Atmospheric soundings derived from Global Positioning System radio occultations (GPSRO) acquired in low-Earth orbit have the potential to be global climate benchmark observations of significant value to the Global Climate Observing System (GCOS). Geophysical observables such as atmospheric pressure and temperature are derived by measuring propagation delay induced by the atmosphere, a measurement whose fundamental unit-the second-is absolutely determined by calibration against atomic clocks. In this paper, we analyze the sources of systematic and random error for GPSRO soundings to determine the steps needed to establish GPSRO as a climate benchmark observation. Benchmarks require specific processing strategies and specific forms of documentation so that confidence in the accuracy and precision of the measurements is assured. Establishing calibration traceability to absolute standards (SI-traceability) is an essential strategy. We discuss a wide range of error sources in a geophysical retrieval, such as orbit determination error, signal delay in the Earth's ionosphere, and quality control strategies. Uncalibrated ionospheric delay is identified as the error source deserving the most attention in establishing SI-traceability of the retrievals, to meet stringent climate observation requirements of 0.5 K accuracy and 0.04 K stability. Profile comparisons from the recently launched COSMIC constellation establish strong upper limits on systematic error arising from the individual instruments. These encouraging results suggest that GPSRO should become a permanent resource for the GCOS. These highly precise and accurate instruments can be deployed on future Earth Observation satellites at a low per-sensor cost and minimal interference to existing and planned observational programs.
Transmissions of the Global Positioning System (GPS) satellites can be used to measure the total electron content (TEC) between a receiver and several GPS satellites in view. This simple observable is yielding a wealth of new scientific information about ionosphere and plasmasphere dynamics. Data available from thousands of ground-based GPS receivers are used to image the large-scale and mesoscale ionospheric response to geospace forcings at high-precision covering all local times and latitudes. Complementary measurements from space-borne GPS receivers in low-Earth orbit provide information on both vertical and horizontal structure of the ionosphere/plasmasphere system. New flight hardware designs are being developed that permit simultaneous measurement of integrated electron content along new raypath orientations, including zenith, cross-track and nadir antenna orientations (the latter via bistatic reflection of the GPS signal off ocean surfaces). We will discuss a new data assimilation model of ionosphere, the Global Assimilative Ionosphere Model (GAIM), capable of integrating measurements from GPS and other sensors with a physics-based ionospheric model, to provide detailed global nowcasts of ionospheric structure, useful for science and applications. Finally, we discuss efforts underway to combine GPS space-based observations of plasmaspheric TEC, with ground-based magnetometer measurements, and satellite-based images from NASA's IMAGE satellite, to produce new dynamic models of the plasmasphere.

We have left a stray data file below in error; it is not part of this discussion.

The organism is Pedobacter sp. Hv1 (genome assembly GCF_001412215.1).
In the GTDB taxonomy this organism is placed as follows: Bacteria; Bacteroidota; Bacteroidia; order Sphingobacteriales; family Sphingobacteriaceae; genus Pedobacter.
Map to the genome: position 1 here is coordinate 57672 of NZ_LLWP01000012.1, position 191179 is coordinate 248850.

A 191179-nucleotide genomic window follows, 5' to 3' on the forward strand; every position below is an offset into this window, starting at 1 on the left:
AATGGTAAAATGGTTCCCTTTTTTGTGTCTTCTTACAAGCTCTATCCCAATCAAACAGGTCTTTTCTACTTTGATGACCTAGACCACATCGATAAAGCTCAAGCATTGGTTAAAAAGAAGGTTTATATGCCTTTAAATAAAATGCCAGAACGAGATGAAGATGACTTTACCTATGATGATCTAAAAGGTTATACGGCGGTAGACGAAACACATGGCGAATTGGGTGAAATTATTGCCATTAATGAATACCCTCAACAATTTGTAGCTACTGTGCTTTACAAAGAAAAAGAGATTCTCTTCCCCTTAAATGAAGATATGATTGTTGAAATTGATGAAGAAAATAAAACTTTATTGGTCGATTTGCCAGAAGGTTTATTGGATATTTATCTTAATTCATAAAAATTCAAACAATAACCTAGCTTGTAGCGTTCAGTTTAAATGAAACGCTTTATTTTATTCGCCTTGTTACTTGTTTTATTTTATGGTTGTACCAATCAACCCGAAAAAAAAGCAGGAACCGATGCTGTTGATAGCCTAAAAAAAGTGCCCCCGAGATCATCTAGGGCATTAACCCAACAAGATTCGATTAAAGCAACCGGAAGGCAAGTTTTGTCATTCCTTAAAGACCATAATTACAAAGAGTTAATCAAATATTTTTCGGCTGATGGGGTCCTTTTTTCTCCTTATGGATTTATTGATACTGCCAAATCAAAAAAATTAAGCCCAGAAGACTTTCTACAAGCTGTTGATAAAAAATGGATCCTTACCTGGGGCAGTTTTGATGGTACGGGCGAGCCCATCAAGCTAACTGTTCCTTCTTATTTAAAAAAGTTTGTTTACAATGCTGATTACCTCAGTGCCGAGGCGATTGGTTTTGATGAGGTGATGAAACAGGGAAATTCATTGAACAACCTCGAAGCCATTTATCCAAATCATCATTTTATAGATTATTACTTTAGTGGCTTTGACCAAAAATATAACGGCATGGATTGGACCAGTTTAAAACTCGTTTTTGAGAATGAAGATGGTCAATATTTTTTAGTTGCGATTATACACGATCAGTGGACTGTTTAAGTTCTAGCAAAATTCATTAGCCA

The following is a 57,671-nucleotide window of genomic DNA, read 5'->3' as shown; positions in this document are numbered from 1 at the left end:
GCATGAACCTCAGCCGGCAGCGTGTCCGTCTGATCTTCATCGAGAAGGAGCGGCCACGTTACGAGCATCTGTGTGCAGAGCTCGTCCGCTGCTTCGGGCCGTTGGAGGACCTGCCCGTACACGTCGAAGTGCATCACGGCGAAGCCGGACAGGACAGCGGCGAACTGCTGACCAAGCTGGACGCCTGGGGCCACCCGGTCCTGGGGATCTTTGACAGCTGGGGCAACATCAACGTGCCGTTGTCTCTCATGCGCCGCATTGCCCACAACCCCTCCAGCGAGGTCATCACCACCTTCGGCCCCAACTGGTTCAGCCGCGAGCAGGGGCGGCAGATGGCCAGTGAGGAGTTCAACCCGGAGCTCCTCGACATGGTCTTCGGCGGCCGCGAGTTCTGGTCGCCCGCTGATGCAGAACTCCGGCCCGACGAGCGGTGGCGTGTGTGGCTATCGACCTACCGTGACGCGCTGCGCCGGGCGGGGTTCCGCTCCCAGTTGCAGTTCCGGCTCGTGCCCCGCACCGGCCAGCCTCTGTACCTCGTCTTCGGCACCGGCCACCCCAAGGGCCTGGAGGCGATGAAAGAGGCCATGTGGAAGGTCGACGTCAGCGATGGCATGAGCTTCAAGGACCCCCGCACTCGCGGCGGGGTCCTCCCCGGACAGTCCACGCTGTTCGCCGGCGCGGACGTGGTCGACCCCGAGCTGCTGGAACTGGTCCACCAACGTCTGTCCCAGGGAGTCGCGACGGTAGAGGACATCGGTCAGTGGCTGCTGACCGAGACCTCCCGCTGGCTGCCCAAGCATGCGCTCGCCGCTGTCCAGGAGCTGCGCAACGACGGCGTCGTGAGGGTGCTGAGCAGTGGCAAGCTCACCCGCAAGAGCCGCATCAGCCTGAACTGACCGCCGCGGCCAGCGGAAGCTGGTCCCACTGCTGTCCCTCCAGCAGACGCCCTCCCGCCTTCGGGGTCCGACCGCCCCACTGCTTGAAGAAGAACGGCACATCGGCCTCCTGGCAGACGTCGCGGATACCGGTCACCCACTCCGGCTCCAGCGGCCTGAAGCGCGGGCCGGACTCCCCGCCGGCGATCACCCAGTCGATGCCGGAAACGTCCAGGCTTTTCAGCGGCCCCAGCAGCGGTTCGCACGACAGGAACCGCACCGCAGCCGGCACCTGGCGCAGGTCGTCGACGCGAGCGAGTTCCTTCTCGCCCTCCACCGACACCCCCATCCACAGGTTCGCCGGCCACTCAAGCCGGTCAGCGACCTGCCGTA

Atmospheric soundings using signals received in low Earth orbit from Global Positioning System (GPS) satellite transmissions are widely recognized as important data for establishing a precise climate record of upper-air temperatures, due to their self-calibrating nature and all-weather acquisition. More recently, advances in retrieval methods using the same GPS data have opened the possibility of new scientific studies related to atmospheric processes and climate change. We will present recent innovations in extracting scientifically useful information from the phase and amplitude of received GPS transmissions, and discuss the technical challenges that need to be overcome to achieve new scientific results. Promising areas being pursued include: remote sensing of the planetary boundary layer from space, important for understanding ocean-atmosphere coupling; retrieving tropopause temperature structure at high vertical resolution, important for understanding troposphere-stratosphere exchange mechanisms and the role of convection; high accuracy and precision of upper altitude (25+ km) retrievals in the stratosphere. Using an end-to-end simulator recently developed at JPL, we will investigate in realistic detail the relationship between the atmospheric state and retrieved scientific parameters, and discuss retrieval research needed to address new scientific applications.